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first_imgFull chemical analyses, including some trace elements and both oxygen and strontium isotope abundance data are presented for samples collected from a traverse across the outcrop of the early Tertiary Loch Uisg Granophyre. Chemically, the body is rhyodacite with very uniform major and trace element composition. In contrast, depleted δ18O values vary widely from +1.5‰ in the south to −3.7‰ in the north (a distance of about 21/2 km), a range comparable to that for the intrusive rocks of Mull as a whole. This indicates more extensive groundwater interaction (i.e. higher water/rock ratios and/or higher temperatures of isotope exchange) towards the focus of the central intrusive complex. There is some degree of correlation between δ18O and iron oxidation ratios but no other evidence that the primary igneous geochemistry of these rocks has been significantly modified by hydrothermal alteration after emplacement of the pluton. Initial87Sr/86Sr ratios range from 0.71350 ± 9 to 0.71624 ± 6 and correlate with both Rb content and Rb/Sr ratio, the latter correlation yielding a pseudo-isochron of 260 ± 54 Ma at the time of emplacement. These results confirm a major contribution from an old crustal source region, ruling out formation of the granophyre solely from a basic parent magma. However, Rb-Sr data are presented for the Moine schists exposed in Mull and Morvern which also appear to rule out their involvement in the petrogenesis of the granophyre, either as a source region for melting, or as a bulk contaminant for a mantle-derived magma. The only viable hypotheses are assimilation at depth of? Lewisian into a basaltic fractionation sequence or partial melting of a Proterozoic basement such as that involved in the production of Caledonian granites in the Scottish Highlands.last_img read more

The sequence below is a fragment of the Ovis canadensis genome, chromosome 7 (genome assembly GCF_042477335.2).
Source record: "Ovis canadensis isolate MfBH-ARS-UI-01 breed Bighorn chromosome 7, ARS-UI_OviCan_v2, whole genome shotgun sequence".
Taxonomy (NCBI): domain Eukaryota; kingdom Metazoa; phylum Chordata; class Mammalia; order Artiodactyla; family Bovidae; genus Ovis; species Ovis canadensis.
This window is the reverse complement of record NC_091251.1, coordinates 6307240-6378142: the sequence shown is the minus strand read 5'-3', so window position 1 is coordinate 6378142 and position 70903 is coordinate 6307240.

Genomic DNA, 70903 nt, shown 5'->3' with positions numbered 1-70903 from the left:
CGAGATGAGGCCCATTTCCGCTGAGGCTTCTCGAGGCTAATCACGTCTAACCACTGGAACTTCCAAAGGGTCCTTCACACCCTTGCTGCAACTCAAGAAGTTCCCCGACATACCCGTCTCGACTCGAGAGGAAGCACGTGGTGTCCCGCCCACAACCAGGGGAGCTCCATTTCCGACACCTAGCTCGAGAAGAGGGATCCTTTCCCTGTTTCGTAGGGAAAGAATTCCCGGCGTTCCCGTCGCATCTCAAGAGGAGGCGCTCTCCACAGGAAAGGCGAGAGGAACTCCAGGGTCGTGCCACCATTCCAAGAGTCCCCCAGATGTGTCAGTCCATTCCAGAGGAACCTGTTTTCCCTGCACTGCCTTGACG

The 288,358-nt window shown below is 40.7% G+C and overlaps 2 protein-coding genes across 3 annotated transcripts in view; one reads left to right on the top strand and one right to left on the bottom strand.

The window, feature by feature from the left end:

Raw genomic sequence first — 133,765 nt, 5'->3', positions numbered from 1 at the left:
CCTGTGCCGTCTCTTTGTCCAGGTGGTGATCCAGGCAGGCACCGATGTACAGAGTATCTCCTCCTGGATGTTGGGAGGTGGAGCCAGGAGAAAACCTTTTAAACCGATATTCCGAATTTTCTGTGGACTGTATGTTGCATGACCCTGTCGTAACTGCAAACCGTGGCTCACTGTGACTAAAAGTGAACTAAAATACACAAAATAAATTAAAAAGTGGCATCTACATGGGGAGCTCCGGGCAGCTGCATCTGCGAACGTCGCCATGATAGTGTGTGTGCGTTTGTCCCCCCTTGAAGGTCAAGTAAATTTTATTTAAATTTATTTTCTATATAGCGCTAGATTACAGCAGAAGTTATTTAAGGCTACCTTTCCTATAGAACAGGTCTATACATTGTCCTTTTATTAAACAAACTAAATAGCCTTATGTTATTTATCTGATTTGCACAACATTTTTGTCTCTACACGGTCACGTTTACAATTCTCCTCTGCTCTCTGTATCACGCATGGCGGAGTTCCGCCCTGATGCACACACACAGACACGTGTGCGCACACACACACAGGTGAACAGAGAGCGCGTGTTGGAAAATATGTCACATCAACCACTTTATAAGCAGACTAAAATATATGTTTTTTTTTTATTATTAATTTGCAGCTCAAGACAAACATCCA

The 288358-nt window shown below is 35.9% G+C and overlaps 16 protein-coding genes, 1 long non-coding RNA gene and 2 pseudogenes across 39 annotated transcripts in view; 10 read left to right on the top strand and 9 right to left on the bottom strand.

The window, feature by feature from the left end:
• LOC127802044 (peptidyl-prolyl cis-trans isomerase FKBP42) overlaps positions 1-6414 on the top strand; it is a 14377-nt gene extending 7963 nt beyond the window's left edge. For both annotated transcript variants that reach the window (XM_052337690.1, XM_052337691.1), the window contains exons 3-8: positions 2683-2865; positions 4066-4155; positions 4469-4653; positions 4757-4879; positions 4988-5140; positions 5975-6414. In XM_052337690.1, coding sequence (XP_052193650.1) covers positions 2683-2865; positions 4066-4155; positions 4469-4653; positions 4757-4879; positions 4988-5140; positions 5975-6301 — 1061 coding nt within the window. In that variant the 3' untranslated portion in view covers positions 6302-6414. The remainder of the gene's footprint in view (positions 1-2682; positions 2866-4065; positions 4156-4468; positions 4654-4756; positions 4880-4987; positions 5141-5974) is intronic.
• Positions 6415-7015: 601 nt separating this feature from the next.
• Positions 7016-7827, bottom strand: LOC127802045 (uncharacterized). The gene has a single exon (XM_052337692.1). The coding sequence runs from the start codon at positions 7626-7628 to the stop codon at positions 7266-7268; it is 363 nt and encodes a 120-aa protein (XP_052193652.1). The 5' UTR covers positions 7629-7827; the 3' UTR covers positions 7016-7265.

first_imgSatellite infra-red imagery and meteorological data suggest the presence of winter open water (polynya) in the coastal pack ice to the north and west of the Brunt Ice Shelf. Satellite imagery, although only available for a limited number of occasions, provides evidence for the polynya during the austral winter of 1991. Indirect meteorological observations from the British Antarctic Survey’s Halley station (75° 36′S, 26° 42′W) provide very strong supporting evidence of open water to the west of the ice shelf in previous years.last_img

Tidal flexure at ice shelf margins

May 9, 2021 | tqhsdewk | No Comments